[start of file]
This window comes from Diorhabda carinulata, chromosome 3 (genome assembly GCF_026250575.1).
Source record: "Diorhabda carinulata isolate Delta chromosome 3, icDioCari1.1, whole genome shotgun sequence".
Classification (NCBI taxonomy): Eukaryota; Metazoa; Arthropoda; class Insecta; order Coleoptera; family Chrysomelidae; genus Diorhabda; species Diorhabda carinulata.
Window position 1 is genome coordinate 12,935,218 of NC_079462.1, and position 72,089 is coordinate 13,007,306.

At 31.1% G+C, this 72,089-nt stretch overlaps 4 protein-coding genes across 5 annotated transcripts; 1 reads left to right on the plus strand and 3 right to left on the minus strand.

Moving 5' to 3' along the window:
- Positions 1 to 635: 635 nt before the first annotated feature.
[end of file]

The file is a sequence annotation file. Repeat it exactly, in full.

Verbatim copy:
This window comes from Diorhabda carinulata, chromosome 3 (genome assembly GCF_026250575.1).
Source record: "Diorhabda carinulata isolate Delta chromosome 3, icDioCari1.1, whole genome shotgun sequence".
Classification (NCBI taxonomy): Eukaryota; Metazoa; Arthropoda; class Insecta; order Coleoptera; family Chrysomelidae; genus Diorhabda; species Diorhabda carinulata.
Window position 1 is genome coordinate 12,935,218 of NC_079462.1, and position 72,089 is coordinate 13,007,306.

At 31.1% G+C, this 72,089-nt stretch overlaps 4 protein-coding genes across 5 annotated transcripts; 1 reads left to right on the plus strand and 3 right to left on the minus strand.

Moving 5' to 3' along the window:
- Positions 1 to 635: 635 nt before the first annotated feature.